“My interest in Haitian Voudun began when I came to Brazil. Voudun is the religion of the Fon people in Benin. It is also practised in parts of Brazil where the Fon were taken to during slavery. In Bahia the worship of the Voudun is Candomblé and in Sao Luis de Maranhao the worship of the voudun is called Tambor de Minas.
Haiti has always been looked down upon for being the poorest country in the western hemisphere, full of diseases and epidemics and political upheaval. Rumour has it that the Haitian Revolution began with a ritual for Ogun, the Orisha of metal associated with warfare, known as Gu in Fon Voudun. They are very similar deities, if not equal, and Ogun is worshipped in Haiti as a Loa/Lwa (there are two spellings).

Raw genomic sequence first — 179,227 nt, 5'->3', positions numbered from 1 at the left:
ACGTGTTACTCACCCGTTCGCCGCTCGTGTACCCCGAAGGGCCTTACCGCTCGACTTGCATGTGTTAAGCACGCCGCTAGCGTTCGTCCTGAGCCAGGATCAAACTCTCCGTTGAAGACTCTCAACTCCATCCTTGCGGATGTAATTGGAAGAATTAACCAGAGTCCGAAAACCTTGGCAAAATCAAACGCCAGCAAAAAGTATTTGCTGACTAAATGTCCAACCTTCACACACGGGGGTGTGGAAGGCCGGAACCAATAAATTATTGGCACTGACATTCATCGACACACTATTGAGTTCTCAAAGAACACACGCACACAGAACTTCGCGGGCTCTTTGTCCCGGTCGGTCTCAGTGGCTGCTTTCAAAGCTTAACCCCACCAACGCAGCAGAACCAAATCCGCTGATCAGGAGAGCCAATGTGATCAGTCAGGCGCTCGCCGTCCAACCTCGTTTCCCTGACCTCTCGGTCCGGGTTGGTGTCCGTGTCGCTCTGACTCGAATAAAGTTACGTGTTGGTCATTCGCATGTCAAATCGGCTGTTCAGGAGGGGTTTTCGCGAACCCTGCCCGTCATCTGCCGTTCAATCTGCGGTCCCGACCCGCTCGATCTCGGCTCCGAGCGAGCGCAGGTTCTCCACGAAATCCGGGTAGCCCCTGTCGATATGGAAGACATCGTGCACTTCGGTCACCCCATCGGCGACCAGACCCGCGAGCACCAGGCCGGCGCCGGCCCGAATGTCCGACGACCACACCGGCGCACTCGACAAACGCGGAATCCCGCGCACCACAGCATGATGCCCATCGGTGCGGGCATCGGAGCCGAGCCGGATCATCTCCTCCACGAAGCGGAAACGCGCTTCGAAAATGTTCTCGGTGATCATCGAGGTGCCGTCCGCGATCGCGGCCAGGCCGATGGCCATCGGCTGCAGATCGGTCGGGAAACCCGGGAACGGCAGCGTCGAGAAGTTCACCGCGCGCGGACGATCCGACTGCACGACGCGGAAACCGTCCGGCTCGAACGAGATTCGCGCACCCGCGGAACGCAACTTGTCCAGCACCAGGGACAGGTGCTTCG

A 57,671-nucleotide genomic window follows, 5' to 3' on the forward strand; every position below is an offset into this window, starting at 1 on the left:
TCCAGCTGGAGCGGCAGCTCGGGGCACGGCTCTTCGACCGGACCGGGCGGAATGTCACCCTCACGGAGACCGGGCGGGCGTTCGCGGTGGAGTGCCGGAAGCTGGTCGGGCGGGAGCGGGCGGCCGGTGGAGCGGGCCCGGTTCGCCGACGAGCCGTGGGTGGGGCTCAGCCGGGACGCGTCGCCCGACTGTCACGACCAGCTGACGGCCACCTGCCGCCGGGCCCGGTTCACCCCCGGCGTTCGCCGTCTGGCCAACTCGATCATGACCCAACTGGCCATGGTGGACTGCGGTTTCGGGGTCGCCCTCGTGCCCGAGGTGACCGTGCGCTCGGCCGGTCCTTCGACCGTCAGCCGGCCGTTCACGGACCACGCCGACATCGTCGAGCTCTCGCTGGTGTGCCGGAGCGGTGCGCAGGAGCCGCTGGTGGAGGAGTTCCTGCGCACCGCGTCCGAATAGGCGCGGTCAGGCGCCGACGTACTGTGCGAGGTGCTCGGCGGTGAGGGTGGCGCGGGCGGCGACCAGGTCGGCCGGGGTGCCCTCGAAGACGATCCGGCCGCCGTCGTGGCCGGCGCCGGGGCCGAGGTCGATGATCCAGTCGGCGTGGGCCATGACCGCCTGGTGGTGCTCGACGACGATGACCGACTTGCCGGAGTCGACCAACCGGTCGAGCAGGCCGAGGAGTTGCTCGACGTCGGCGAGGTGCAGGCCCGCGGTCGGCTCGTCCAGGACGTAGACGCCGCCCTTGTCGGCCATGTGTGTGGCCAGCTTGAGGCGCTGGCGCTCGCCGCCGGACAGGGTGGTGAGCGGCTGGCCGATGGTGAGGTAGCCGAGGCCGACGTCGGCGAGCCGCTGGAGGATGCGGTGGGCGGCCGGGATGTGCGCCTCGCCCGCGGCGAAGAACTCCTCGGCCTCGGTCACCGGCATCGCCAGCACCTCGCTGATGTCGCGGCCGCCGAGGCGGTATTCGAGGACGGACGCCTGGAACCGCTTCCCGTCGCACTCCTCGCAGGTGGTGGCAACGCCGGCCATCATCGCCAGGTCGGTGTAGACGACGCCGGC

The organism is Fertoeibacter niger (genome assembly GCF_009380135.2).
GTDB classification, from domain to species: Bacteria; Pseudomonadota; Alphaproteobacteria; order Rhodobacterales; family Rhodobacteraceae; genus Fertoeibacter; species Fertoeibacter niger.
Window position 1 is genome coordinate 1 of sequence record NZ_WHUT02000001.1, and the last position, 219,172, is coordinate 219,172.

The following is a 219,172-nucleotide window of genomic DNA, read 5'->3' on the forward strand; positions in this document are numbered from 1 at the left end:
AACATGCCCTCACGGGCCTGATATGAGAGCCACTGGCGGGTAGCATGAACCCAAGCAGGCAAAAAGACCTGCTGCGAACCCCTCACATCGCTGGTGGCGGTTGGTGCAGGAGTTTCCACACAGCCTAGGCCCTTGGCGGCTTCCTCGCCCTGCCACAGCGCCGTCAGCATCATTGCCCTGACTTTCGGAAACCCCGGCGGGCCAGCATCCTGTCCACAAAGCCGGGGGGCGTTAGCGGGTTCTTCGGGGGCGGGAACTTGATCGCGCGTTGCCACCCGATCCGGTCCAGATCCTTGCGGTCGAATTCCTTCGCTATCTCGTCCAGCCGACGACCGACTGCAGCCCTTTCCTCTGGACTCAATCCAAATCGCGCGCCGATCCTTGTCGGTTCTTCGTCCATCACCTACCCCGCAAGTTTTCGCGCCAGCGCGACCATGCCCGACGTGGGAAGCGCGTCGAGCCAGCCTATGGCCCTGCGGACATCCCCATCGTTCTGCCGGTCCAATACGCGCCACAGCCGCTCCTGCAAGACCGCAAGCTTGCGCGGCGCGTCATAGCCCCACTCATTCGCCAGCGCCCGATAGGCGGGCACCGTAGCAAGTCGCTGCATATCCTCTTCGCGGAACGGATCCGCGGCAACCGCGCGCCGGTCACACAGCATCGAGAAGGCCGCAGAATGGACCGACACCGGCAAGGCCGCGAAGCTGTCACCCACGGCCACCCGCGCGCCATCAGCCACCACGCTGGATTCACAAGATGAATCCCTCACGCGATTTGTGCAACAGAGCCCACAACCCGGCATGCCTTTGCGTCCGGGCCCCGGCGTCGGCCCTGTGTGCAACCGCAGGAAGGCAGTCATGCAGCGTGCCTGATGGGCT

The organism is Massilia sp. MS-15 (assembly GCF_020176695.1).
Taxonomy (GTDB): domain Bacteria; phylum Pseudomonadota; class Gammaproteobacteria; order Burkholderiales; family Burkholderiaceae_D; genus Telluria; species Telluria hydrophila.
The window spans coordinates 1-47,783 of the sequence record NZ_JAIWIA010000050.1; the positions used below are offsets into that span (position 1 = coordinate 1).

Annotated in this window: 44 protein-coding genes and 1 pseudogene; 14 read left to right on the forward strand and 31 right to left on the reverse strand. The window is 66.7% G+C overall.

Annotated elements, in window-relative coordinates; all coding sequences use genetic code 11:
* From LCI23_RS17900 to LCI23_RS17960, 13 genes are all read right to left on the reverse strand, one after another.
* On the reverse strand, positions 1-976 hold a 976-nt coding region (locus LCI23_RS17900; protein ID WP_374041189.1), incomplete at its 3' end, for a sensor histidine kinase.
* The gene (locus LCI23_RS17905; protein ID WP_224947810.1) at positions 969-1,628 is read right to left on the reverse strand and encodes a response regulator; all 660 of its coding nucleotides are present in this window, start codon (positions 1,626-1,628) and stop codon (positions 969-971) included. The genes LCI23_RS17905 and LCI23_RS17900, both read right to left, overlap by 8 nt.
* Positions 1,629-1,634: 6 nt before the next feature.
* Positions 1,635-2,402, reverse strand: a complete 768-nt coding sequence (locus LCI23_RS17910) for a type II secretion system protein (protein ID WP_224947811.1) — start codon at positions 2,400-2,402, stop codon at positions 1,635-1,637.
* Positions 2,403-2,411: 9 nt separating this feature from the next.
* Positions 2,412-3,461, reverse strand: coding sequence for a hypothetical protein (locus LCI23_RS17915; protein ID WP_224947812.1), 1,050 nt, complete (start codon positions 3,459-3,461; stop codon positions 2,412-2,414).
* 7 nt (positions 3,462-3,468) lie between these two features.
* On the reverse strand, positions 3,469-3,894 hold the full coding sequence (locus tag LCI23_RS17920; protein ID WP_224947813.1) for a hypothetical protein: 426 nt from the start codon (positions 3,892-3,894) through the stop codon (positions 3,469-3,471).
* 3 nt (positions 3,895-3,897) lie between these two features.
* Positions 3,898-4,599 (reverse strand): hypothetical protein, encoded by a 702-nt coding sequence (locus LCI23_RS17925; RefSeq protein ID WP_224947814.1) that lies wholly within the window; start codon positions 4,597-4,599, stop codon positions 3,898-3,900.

My interest in Afro-Brazilian religions began in 2005. This was the first time I came here (Brazil)… I saw some figurines/statues in Sao Joaquim market in Salvador that caught my attention. They were images of red-skinned horned men with tridents in their hands, and red-skinned bare-breasted women in g-strings. I was told that they were sold to religious temples and to followers of “macumba”. People told me that the name for the men is exu and the women are called pomba gira.
I heard some negative comments from people from the south (of Brazil) about how Bahia is a backwards state because of macumba and the “things brought from africa, the dark continent”. I found the red statues to be quite European-looking, so I began to read about the religions and realized that there were actually two main ones; Candomblé and Umbanda.